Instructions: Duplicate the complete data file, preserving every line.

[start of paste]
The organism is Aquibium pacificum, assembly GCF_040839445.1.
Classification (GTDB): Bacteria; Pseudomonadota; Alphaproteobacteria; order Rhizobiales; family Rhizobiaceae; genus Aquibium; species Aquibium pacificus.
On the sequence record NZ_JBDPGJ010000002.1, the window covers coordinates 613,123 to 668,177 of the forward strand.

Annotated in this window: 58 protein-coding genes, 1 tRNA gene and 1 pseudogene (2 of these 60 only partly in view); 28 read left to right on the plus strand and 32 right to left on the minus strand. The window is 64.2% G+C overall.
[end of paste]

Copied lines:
The organism is Aquibium pacificum, assembly GCF_040839445.1.
Classification (GTDB): Bacteria; Pseudomonadota; Alphaproteobacteria; order Rhizobiales; family Rhizobiaceae; genus Aquibium; species Aquibium pacificus.
On the sequence record NZ_JBDPGJ010000002.1, the window covers coordinates 613,123 to 668,177 of the forward strand.

Annotated in this window: 58 protein-coding genes, 1 tRNA gene and 1 pseudogene (2 of these 60 only partly in view); 28 read left to right on the plus strand and 32 right to left on the minus strand. The window is 64.2% G+C overall.